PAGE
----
But many of the forces that pushed the two countries together are waning. For the first two decades of relations, Washington had strategic reasons to align with Beijing and shift the balance of power against the Soviet Union. While China was in its early years of development, it desperately needed access to U.S. capital, technology and political assistance to expand its economy. Today, China is much stronger and is acting in ways — from cyberattacks to its policies in Africa — that are counter to U.S. interests and values. For its part, Washington must respond to the realities of Asia, where its historic allies are nervous about China’s rise. Read more…

As published in www.washingtonpost.com on June 5, 2013.

31
May

By Charles Krauthammer

“This war, like all wars, must end. That’s what history advises . . .”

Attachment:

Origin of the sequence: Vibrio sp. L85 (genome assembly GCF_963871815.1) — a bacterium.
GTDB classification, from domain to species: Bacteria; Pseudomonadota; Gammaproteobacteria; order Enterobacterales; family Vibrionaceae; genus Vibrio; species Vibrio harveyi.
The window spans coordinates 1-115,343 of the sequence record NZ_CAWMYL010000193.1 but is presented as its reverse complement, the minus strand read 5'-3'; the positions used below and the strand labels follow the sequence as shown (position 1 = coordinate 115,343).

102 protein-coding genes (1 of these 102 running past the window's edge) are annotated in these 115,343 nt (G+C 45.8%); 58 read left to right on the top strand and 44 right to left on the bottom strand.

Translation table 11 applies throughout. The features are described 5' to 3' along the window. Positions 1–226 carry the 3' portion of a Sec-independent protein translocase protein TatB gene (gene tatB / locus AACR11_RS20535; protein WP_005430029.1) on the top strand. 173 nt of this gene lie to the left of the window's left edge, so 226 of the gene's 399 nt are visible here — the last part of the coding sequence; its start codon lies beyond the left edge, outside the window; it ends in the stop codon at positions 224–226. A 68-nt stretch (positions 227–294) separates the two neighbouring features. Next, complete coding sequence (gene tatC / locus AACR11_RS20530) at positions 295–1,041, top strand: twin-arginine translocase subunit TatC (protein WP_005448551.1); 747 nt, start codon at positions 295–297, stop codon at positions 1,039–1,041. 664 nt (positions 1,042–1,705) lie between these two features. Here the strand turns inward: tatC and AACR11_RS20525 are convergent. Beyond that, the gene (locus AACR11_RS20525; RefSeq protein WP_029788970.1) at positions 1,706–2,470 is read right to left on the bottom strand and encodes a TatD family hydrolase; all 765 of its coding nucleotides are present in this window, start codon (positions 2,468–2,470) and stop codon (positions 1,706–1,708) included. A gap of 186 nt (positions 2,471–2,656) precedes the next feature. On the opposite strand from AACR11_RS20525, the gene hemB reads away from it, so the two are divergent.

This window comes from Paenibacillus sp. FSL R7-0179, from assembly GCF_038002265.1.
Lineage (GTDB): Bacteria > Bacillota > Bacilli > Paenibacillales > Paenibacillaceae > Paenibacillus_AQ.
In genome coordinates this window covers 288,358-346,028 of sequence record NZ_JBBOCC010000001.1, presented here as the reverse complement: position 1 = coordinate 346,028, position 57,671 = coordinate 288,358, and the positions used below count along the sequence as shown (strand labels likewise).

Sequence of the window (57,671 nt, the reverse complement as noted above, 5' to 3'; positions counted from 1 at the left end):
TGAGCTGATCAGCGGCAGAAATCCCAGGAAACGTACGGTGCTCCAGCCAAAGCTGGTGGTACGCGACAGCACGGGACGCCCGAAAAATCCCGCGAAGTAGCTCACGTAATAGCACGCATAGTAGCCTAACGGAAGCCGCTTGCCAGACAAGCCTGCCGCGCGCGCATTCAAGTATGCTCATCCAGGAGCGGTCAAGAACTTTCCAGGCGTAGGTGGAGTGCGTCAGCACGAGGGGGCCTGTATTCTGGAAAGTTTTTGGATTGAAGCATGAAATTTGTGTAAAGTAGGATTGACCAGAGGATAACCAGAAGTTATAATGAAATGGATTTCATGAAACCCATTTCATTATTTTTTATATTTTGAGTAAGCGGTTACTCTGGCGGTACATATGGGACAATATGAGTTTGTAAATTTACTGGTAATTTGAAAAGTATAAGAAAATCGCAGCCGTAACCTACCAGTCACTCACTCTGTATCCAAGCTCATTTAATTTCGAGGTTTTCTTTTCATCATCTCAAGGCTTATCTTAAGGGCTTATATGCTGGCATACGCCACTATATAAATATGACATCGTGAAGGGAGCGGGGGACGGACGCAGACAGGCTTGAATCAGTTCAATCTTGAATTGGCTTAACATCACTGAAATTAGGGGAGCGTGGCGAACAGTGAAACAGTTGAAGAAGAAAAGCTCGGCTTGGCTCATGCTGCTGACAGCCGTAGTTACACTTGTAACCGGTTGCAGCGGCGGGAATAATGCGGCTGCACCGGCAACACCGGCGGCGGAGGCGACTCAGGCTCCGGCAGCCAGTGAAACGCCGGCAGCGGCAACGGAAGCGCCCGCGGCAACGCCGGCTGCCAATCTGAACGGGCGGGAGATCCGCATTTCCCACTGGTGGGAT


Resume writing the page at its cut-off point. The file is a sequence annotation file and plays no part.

— Barack Obama, May 23

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Nice thought. But much as Obama would like to close his eyes, click his heels three times and declare the war on terror over, war is a two-way street.

That’s what history advises: Two sides to fight it, two to end it. By surrender (World War II), by armistice (Korea and Vietnam) or when the enemy simply disappears from the field (the Cold War).

Obama says enough is enough. He doesn’t want us on “a perpetual wartime footing.” Well, the Cold War lasted 45 years. The war on terror, 12 so far. By Obama’s calculus, we should have declared the Cold War over in 1958 and left Western Europe, our Pacific allies, the entire free world to fend for itself — and consigned Eastern Europe to endless darkness.

John F. Kennedy summoned the nation to bear the burdens of the long twilight struggle. Obama, agonizing publicly about the awful burdens of command — his command, which he twice sought in election — wants out. For him and for us.

He doesn’t just want to revise and update the September 2001 Authorization for Use of Military Force, which many conservatives have called for. He wants to repeal it.